GRANDVIEW, Mo. -- Obesity is the number one cause of preventable deaths in America. But a Grandview woman says she's determined to break the cycle of obesity for the sake of her children.
Rhea Mahmood is 33 years old. She went on the Dr. Oz Show to get help which she now calls a big mistake. It did make her determined to find real help and to set an example for her 10-year-old daughter.
Mahmood weighed 472 pounds when she went on the show hoping to find help. She says she has been overweight for as long as she can remember.
"It didn't matter what three meals were as long as you got to eat three times a day," Mahmood said.
Rhea's mother admits family eating habits weren't always the best.
"It's hard giving up a lifetime of mash potatoes and gravy, it really is," said Rhea's mom Karen Vaughn. "I know we have to."
Mahmood doesn't want to pass obesity on to her children, 10-year-old Maleeha and her one-year-old son Cesar.
"I don't ever want my daughter to go through what I've gone through," Mahmood said.
A woman who also appeared on the Dr. Oz show referred Mahmood to a free program at Truman Medical Center.
There she met Dr. Rachel Otto. She is the first doctor who ever told her not to start exercising on her own.
"She was the first one that said, 'absolutely not, we need to make sure that you're healthy, that you're not going to get on this treadmill and have a heart attack,'" she said.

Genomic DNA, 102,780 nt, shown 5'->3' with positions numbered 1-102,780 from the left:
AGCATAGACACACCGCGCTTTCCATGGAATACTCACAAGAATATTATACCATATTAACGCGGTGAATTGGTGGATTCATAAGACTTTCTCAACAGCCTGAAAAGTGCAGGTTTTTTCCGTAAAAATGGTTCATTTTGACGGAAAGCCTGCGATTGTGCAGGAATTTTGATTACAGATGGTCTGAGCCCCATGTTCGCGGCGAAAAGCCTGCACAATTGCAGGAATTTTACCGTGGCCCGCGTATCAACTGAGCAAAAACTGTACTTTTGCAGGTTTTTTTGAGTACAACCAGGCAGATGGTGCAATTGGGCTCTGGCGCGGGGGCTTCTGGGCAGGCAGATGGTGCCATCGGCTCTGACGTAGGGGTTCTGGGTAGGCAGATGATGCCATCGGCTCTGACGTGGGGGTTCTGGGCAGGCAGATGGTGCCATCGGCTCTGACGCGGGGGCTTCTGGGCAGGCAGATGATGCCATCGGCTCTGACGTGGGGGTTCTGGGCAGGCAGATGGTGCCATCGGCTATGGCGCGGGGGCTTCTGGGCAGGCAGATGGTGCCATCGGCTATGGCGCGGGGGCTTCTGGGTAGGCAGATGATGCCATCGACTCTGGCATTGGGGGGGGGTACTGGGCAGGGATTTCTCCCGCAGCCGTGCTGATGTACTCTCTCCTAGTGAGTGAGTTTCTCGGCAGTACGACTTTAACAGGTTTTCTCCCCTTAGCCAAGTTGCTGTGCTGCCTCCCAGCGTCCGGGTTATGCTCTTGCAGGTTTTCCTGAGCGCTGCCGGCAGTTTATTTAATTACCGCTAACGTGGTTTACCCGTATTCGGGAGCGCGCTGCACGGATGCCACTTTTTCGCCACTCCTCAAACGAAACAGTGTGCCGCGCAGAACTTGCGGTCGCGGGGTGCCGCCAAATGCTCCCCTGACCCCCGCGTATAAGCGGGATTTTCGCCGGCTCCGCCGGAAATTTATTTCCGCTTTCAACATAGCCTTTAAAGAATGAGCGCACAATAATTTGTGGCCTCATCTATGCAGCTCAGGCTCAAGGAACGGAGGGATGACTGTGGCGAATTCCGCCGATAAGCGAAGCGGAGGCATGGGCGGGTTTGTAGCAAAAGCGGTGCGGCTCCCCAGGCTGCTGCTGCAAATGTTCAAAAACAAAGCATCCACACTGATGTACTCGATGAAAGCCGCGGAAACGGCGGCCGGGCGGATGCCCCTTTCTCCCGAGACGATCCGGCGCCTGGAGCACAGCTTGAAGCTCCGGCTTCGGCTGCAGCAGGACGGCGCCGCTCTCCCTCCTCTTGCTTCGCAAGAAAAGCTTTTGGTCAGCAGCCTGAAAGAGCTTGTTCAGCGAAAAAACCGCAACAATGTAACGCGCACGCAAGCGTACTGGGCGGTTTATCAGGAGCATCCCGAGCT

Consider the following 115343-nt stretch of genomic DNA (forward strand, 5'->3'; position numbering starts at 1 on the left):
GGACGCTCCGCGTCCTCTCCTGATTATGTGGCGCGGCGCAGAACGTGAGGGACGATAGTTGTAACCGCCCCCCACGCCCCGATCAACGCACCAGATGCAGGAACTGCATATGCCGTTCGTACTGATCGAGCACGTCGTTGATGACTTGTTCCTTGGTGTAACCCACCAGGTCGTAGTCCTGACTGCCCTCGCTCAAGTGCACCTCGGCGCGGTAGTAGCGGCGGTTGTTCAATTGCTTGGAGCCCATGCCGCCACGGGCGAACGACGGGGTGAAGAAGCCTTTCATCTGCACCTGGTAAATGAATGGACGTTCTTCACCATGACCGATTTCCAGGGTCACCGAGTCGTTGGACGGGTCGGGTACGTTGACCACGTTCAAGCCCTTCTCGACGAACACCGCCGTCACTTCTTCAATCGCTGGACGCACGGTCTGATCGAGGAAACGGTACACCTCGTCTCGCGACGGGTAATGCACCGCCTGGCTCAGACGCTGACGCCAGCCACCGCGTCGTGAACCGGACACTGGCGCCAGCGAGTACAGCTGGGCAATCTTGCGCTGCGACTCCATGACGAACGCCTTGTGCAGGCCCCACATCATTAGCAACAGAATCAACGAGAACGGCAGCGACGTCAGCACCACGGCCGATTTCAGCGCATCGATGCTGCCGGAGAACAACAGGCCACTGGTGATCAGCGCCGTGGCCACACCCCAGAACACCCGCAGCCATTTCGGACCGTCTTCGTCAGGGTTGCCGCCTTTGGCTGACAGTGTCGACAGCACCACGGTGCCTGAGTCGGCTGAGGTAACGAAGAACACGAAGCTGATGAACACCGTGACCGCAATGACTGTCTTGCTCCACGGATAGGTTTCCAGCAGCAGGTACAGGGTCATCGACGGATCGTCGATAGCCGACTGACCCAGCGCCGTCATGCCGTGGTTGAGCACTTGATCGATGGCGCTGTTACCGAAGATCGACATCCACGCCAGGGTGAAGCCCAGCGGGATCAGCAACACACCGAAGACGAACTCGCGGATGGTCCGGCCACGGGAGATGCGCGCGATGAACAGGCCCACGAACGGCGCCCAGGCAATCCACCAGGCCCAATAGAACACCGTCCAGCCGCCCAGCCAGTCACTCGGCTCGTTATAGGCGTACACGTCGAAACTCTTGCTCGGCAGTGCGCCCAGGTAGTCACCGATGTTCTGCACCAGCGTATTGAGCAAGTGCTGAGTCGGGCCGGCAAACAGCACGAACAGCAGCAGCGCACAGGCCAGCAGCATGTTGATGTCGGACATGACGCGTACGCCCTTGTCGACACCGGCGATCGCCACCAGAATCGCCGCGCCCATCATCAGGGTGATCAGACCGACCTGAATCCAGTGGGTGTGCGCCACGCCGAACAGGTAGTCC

Mahmood has high blood pressure and a family history of heart disease. To help her break her bad habits, Dr. Otto put her in touch with a personal trainer. Trainer Alyssa Stroud pushes Mahmood twice a week for 90 minutes to burn calories.
She and her daughter now walk on the treadmill. She could only walk for 10 minutes when she began. Now, she goes 20 minutes.
"I feel better, I have more energy," she said.
The family has also changed their diet. The doctor and personal trainer both tell Mahmood to ignore the high fat snacks and to also read food labels.
So far, she has lost 22 pounds. That's 22 pounds less than when she appeared on Dr. Oz three months ago. Mahmood says she will be happy when she can fit in a chair.
"People take their kids to the circus, I can't do that," she said. "People take their kids to Worlds of Fun, ride the rides with them, I can't do that."
Obesity in children is also on the rise. Experts say kids need an hour of physical play every day to stay healthy.